The Shape I'm In: RTÉ journalist Paul Cunningham

The Shape I'm In: RTÉ journalist Paul Cunningham

With its Crayola-coloured houses strung out along a rocky coastline, Ilulissat, a remote town on the west coast of Greenland, looks postcard perfect. But it’s much more than that. The former trading post is a gateway to the UNESCO-protected Ilulissat Icefjord, a colossal glacier that calves the tallest icebergs in the world.

RTÉ journalist Paul Cunningham first visited Ilulissat in 2006 as environmental correspondent. His mission was to report on how the melting glaciers were changing the world’s climate. He recently returned to the area, describing it as a “ground zero for climate change”.

“You are on a boat weaving your way past the humpback whales, past the seals, looking at these monstrosities, icebergs that are 60 to 80 metres tall — the size of Croke Park. On the one hand it’s wonderous and on the other hand, it’s worrying because they used to be 150 metres high — climate change is having an impact,”he says.

Now political correspondent, he’s anxious to see action at a government level.

We’ve been a delinquent for 20 years. The question now is what are we going to do about it now that the evidence is all around us?

He’s aware we also need to take individual action to protect the environment, pointing to his reduced carbon footprint in recent years.

“Once I stopped being Europe correspondent in 2014, the amount of travel I did decreased massively. Because I’m political correspondent as far as I go now is Leinster House and, other than the trip to Greenland, I’ve been very much anchored in domestic politics and anchored here. But when I was based in Brussels we were the jump-off point for anywhere in the world.”

Living in Dun Laoghaire, he is married to journalist and presenter Flor McCarthy. They have three children aged 22, 17 and 13.

From Monday, November 11, RTÉ On Climate looks at issues affecting us all. RTÉ News will add to its coverage with a range of special reports and live programming including Paul Cunningham’s report from the Arctic Circle.

What shape are you in?

I used to do an awful lot of running, including marathons, but the pressure on the knees was beginning to get to me so I shifted to the bike and gym instead. I try to go three days a week in the gym. But when you operate in a world of politics there isn’t a plan.

What are your healthiest eating habits?

I try and start off well. Breakfast is usually homemade granola — I make it myself — and fruit. Once you get out the door you’re on the run and when you’re on the run then anything can happen.

What are your guiltiest pleasures?

Good chocolate. Green & Black — 70% or 85%.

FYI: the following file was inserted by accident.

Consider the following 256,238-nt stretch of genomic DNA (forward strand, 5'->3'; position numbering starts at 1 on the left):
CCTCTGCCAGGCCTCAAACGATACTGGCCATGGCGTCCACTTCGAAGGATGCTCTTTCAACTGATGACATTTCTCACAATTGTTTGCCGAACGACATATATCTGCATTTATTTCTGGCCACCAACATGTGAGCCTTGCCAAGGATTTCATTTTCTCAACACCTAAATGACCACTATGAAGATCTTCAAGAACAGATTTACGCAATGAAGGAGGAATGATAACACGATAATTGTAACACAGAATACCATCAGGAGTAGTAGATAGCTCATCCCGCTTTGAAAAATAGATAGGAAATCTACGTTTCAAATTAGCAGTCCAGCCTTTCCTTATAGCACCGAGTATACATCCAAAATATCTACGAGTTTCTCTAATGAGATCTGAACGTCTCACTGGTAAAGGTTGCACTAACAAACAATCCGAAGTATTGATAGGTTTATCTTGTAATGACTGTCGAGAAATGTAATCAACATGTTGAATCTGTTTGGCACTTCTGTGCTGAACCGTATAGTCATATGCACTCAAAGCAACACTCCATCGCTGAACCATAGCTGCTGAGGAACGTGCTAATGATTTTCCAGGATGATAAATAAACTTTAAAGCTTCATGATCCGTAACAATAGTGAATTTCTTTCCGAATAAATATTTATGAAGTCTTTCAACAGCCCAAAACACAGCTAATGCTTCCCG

What would keep you awake at night?

I’ve never had any problems with sleeping. I can sleep on a plane or train — I am one of those people who can just drop off.

What’s your favourite smell?

I’ve got a pretty poor sense of smell — it takes a lot for something to register.

What would you like to change about your appearance?

I would probably need to be a bit more attentive [to my appearance] — I am not someone who is hugely conscious of it. But I’m very happy in my own skin. I wouldn’t feel the need to do too much bar getting that extra session down at the gym and eating and drinking a little bit less.

When is the last time you cried?

A couple of months ago in a church in Dublin. It was the funeral of a friend’s mother — he played the piano and his sister sang.

What traits do you least like in others?

Someone who is strident —

I like people who understand grey and are not binary.

I find the people who see the complexities and the difficulties far more appealing than someone who is clear cut.

What traits do you least like about yourself?

I’m deadline focussed and I have to be incredibly precise and disciplined but when you’d want to get things done [outside of work] it slips.

Do you pray?

No.

What would cheer up your day?

Music. Anything and everything, from ragtime to jazz, rock and classical music. It’s a mood changer. If you’re stressed out, there is always a piece of music you can play to get you somewhere else — that gets you out of the hole.

I used to play the bass guitar when I was in my teens. We had two bands, one was called Changling and one was called Free Will. We used to gig around in the Baggott and Ivy Rooms — it was wonderful.

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